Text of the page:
• Hypothesis 1. Perceived importance-PIM positively influences users’ intention to frequently use ChatGPT.

  • Hypothesis 2. The ease of use of EUS positively influences user intention to use ChatGPT frequently.

  • Hypothesis 3. Perceived opportunity-POP positively influences users’ intention to use ChatGPT frequently.

  • Hypothesis 4. Perceived risk-PRI positively influences users’ intention to use ChatGPT frequently.

  • Hypothesis 7. Perceived usefulness-PUS positively influences users’ intention to frequently use ChatGPT.

Hypotheses from the constructs of the affective component of attitude toward technology

Interest can change and develop over time as new knowledge is acquired, allowing for a shift from situational to individual interest [27, 71]. According to [60], interest influences the intention to frequently use a technological tool.

Boredom (BORE) can affect students’ intentions to use a technology; therefore, software design companies have been developing intuitive and easy-to-use tools to prevent users from experiencing a sense of boredom [27].

[72] designed a scale of attitudes toward AI in which they formulated positive items related to the opportunities and benefits of AI to measure positive emotions; they also formulated negative items related to the main concerns about AI to measure negative emotions. Participants endorsed some positive statements with high frequency; for example, that there would be many beneficial applications of AI but were less willing to state whether AI was better than humans in complex decisions. On negative items, many felt that AI could threaten job security, but a few instinctively disliked AI or found it sinister.

  • Hypothesis 5. Interests-INTERESTS positively influences users’ intention to frequently use ChatGPT.

  • Hypothesis 6. Boredom-BORE negatively influences users’ intention to use ChatGPT frequently.

  • Hypothesis 8. Positive emotions: POSEMO positively influences users’ intention to use ChatGPT frequently.

  • Hypothesis 9. Negative emotions: NEGEMO negatively influences users’ intention to use ChatGPT frequently.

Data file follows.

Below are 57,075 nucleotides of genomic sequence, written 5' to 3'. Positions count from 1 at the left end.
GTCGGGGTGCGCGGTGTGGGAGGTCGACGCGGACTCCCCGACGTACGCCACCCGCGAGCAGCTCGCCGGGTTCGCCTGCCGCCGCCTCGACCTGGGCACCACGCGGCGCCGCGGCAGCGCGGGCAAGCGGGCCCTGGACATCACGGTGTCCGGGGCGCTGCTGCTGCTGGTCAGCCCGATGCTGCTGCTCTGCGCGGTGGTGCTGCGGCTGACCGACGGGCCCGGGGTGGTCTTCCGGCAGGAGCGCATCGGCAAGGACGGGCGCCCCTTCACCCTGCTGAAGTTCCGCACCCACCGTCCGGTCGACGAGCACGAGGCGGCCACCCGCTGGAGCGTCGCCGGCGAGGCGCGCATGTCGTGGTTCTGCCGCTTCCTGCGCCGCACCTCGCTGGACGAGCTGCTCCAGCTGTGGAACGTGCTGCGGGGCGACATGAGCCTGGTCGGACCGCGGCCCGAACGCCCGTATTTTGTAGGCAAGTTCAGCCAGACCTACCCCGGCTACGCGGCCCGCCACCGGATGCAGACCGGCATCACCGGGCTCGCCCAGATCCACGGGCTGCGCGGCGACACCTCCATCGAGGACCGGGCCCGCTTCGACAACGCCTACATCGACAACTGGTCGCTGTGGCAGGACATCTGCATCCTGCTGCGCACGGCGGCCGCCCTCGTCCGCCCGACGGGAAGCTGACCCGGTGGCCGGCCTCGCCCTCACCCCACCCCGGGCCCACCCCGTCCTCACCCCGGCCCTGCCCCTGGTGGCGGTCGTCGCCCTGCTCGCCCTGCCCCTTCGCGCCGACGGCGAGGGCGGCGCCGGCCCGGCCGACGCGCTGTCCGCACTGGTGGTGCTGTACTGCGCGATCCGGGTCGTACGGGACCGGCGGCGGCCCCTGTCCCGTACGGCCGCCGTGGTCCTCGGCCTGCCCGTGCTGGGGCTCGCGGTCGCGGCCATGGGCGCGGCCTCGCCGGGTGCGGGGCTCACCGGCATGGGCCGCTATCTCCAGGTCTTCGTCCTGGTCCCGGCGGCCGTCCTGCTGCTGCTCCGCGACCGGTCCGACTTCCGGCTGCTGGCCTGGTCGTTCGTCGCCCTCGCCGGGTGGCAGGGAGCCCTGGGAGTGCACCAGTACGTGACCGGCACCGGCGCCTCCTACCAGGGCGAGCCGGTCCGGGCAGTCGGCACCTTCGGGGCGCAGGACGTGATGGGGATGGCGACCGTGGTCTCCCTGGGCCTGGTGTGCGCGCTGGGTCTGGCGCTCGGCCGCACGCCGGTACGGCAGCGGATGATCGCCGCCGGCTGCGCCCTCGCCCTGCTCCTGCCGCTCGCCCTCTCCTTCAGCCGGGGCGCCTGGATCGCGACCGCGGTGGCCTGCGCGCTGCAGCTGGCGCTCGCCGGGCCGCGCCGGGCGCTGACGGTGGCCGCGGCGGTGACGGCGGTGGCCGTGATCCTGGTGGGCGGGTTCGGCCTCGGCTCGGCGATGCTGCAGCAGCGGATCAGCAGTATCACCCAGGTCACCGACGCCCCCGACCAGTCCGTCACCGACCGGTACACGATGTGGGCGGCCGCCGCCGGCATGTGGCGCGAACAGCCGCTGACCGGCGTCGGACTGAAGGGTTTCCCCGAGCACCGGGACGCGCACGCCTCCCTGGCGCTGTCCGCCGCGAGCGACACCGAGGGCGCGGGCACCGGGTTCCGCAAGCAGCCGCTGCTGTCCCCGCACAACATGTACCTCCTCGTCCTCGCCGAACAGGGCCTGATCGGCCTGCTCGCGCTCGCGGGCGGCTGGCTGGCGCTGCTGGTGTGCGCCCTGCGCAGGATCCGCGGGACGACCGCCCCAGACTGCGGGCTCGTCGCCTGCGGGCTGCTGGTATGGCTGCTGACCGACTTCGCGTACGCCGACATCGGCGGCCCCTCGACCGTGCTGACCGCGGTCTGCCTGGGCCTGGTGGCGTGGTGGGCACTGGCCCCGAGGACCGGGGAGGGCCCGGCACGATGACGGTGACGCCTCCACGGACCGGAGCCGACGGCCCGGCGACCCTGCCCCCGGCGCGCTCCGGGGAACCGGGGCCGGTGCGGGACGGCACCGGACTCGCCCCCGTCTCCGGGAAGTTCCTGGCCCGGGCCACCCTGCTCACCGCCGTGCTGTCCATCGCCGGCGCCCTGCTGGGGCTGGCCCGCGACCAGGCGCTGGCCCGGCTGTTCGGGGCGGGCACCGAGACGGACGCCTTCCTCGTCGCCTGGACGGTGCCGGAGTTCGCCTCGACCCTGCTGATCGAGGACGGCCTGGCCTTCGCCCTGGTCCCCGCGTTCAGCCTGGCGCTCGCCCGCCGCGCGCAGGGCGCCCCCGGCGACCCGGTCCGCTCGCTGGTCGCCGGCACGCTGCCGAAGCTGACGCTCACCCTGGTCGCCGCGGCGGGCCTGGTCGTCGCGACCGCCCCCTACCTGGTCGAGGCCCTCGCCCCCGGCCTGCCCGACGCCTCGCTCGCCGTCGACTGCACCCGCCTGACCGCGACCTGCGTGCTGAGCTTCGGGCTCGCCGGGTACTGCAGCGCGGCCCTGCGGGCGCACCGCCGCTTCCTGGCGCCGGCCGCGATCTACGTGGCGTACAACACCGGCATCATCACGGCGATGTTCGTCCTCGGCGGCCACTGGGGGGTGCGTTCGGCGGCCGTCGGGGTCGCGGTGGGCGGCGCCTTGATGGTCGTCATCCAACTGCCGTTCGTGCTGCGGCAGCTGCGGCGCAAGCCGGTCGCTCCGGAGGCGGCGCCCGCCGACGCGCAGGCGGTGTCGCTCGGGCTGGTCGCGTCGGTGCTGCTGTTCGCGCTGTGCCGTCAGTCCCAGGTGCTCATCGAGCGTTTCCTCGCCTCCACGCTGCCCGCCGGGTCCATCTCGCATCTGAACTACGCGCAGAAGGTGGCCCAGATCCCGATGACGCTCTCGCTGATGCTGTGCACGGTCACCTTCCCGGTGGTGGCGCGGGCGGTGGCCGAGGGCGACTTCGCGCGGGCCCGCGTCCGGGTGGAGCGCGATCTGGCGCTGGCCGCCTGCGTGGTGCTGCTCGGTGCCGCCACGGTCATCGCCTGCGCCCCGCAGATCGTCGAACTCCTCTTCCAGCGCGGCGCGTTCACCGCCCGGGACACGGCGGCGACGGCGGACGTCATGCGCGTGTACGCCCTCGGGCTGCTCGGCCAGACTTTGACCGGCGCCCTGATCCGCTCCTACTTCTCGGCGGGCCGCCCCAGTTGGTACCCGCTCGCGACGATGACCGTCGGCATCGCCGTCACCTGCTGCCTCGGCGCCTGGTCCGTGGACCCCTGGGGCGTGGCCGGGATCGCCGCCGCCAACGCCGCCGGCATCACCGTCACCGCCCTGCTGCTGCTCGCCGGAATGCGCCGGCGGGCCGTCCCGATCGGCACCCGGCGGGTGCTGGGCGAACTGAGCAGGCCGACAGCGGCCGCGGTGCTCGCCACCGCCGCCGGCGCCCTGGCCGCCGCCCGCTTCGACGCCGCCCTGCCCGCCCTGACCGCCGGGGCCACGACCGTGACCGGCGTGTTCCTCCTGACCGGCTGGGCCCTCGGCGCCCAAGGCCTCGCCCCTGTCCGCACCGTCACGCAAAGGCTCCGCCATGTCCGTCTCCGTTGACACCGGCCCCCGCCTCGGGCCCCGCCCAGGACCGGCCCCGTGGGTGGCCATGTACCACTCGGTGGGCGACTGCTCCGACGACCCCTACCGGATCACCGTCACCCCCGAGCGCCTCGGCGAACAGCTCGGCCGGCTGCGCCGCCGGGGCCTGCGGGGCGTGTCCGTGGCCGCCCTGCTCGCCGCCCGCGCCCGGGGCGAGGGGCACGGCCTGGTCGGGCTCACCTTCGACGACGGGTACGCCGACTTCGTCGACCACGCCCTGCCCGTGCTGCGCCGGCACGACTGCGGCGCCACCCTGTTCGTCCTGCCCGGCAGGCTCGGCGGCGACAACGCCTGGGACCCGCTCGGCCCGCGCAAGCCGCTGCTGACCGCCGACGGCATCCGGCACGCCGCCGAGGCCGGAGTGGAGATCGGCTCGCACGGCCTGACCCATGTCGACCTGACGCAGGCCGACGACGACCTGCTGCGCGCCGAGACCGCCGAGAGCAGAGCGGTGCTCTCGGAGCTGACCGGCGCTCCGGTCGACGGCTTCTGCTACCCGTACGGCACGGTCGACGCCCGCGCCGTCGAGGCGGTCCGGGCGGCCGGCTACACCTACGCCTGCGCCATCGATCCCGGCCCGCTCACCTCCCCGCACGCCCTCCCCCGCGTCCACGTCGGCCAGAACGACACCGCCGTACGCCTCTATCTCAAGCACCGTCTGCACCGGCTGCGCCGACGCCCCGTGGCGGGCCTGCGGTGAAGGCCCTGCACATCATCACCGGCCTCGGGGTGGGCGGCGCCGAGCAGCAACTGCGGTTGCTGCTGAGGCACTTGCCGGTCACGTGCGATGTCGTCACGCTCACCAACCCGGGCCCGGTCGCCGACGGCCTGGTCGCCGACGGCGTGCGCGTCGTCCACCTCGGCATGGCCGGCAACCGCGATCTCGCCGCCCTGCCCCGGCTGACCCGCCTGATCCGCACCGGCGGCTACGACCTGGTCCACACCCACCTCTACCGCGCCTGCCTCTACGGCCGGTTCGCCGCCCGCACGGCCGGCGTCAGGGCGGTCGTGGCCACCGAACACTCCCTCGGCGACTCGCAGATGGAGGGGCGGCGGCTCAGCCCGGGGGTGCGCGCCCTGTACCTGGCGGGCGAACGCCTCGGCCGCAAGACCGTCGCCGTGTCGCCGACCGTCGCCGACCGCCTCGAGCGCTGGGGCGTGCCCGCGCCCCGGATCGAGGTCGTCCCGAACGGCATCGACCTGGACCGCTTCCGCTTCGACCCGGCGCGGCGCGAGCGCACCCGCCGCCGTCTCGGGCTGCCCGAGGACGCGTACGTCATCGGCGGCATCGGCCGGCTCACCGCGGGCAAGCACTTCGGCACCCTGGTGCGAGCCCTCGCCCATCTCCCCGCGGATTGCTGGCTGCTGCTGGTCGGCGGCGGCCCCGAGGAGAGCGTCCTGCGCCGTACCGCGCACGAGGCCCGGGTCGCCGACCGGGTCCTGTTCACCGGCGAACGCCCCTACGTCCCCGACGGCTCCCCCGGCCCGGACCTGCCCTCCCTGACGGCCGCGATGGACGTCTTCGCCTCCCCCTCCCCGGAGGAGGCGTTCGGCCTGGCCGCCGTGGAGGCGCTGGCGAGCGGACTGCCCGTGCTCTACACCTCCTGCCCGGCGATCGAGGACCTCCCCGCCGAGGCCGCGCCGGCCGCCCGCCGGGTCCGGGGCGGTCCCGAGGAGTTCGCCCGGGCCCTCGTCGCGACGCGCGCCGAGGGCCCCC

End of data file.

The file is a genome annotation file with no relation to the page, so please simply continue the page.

Hypotheses from the constructs of the behavioral component of attitude toward technology

Technology acceptance focuses primarily on the willingness to adopt technology through consumer choice [64]. In addition, the acceptance of an information system generally refers to users’ decisions on whether to purchase or implement the system in the future, in the sense of active willingness and not only in the sense of reactive tolerance [73, 74]. In this study, we explored the moderating effect of acceptance on intention to use, with the understanding that a moderating variable affects the relationship between independent and dependent variables [28].

Intention to use is the main construct of UTAUT2, representing the degree of willingness and effort of individuals to perform the underlying behavior [75, 76]. [77] conducted a meta-analysis on the UTAUT and reported a significant relationship between frequent use intention and technology tool use. In addition, GPT-3 is not completely free of bias in the answers it provides and may provide incorrect information with fabricated data [32]; therefore, it is advisable to verify the information obtained.

Based on the relationships proven by [39, 78,79,80,81], it is hypothesized that the intention to verify information influences the responsible use of the ChatGPT. [82] provided guidelines for the use of the ChatGPT in education, prioritizing its responsible and ethical use.

  • Hypothesis 10. Acceptance-ACCEP positively influences user intention to frequently use the ChatGPT.

  • Hypothesis 11. The intention to frequently use INTU positively influences users’ intention to verify the information obtained in ChatGPT.

  • Hypothesis 12. The intention to verify information, INVERINFO, positively influences responsible use, RESPONUSE ChatGPT.


The study was oriented toward a quantitative approach and had a nonexperimental design of the applied type. Thus, an empirical study was conducted to test the research hypotheses presented in the literature review process on students' attitudes toward a GAN system. For this purpose, a questionnaire [28] was designed and administered to university students who expressly indicated that they had implemented ChatGPT in their academic activities.


A study involving 499 university students from 10 public and private universities in Peru was conducted through no probabilistic convenience sampling, during which all participants voluntarily agreed to participate [83]. This sampling method was justified considering the limitations of time and resources. Hence, by employing no probabilistic convenience sampling, access was gained to a diverse and considerably large sample of university students from various academic fields, ensuring the reliability of the results. Although this sampling method does not guarantee the statistical representativeness of the total university population, it provides valuable and directional insights into attitudes toward ChatGPT among students.